Asking the right questions can be the difference between building the right product and building something we think is right.

The Basics of Asking Questions

When sitting face-to-face with users, you really want to focus on open-ended questions instead of writing questions that can have a short, definitive answer.


Ensure all questions are opened ended” and leave space for your participant to continue to expand. For example:

1) Walk me through how you share files between your group and outside clients?

2) Show me how do you inform your team about these changes?


Ask questions that can be answered in one word. This makes it more difficult for participants to feel like they can qualify or provide additional context. For example:

1) Do you use this feature often?

2) Have you shared a file like this before?

  • Pro Tip: Indicate that you are actively listening by nodding along and making strong eye contact. Leave long, awkward silences looking at your participant to encourage them to continue talking. Use phrases like “Go on…” or “Tell me a bit more about that” to nudge participants to elaborate.

An Acronym to Help You Ask Great Questions

In the moment it can be a bit more difficult to remember the characters of great questions. While it’s best to be overly prepared for user sessions, you can use the Okay Friday” (written as OKFRI) mnemonic device to remember the basics of asking questions.

Open Ended:
Always ask open-ended, non-leading questions. Do not ask questions that can be answered with yes’, no’ or any one-word answer.

Keep participants talking:
Use phrases like Tell me more about that,’ encouraging body language and long, awkward silences to nudge users to continue to provide more details.

The frequency of an edge case or common task will help inform your design. Get quantifiable information. For instance, ask how many times out of 10 or 100 times such a situation occurs.

Asking users to quantify recency helps quantify how important a task or feature is. If it’s seemingly rare, ask when it happened the time before as well.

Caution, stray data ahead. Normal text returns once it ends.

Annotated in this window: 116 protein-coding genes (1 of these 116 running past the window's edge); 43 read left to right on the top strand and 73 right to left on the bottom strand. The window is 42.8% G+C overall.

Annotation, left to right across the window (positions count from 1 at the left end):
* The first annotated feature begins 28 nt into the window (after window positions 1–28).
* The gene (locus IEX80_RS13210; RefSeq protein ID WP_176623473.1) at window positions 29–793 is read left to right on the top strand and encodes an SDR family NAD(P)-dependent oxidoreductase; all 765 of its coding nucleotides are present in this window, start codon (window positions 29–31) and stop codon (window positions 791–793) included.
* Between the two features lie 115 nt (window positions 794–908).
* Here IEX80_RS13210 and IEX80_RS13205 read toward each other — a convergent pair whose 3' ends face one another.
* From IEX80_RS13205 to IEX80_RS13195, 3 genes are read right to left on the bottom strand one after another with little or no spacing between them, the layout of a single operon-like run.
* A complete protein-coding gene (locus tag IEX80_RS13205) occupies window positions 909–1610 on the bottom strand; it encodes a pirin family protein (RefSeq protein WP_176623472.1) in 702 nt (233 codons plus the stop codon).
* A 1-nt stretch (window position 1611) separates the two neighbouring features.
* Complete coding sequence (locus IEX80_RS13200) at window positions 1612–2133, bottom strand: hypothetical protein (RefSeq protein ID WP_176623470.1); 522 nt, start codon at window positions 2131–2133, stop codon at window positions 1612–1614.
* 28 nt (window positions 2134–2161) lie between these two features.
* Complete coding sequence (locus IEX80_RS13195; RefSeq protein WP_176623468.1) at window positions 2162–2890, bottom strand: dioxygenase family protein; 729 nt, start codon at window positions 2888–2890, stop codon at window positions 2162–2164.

When a user recounts a situation where things awry, it’s important to contextualize the impact of the problem. What was the impact of the situation or edge case? Ask extra Why” questions to build additional context.

Handling Edge Cases

Research participants are only human: they are apt to focus on recent or impactful edge cases and might encourage you to focus on solving a litany of rare edge cases. As researchers and designers, we are apt to hear plenty of users say “It depends” as a response to our questions.

Example of an unclear response:

  • Researcher: Walk me through how you document agreements for your team?
  • User: After receiving an update from the vendor, I usually post a message, where the privacy is locked to our team only. That way, only we see messages. However, I have to repost the update via email because sometimes our clients don’t get updates I post in our app.
  • Researcher: When was the last time users missed an update that we posted in the app?
  • User: Hmm… 2 years ago? We had this email outage and emails weren’t being sent. It happened a year ago as well but he had forgotten his password and was ignoring the notification emails since he couldn’t log in.


Ask for recent examples and definitive evidence of the regularity of edge cases / alternative solutions. For example:

1) When was the last time this happened? The time before that?

2) How many times (per month, per quarter, per year) does this happen?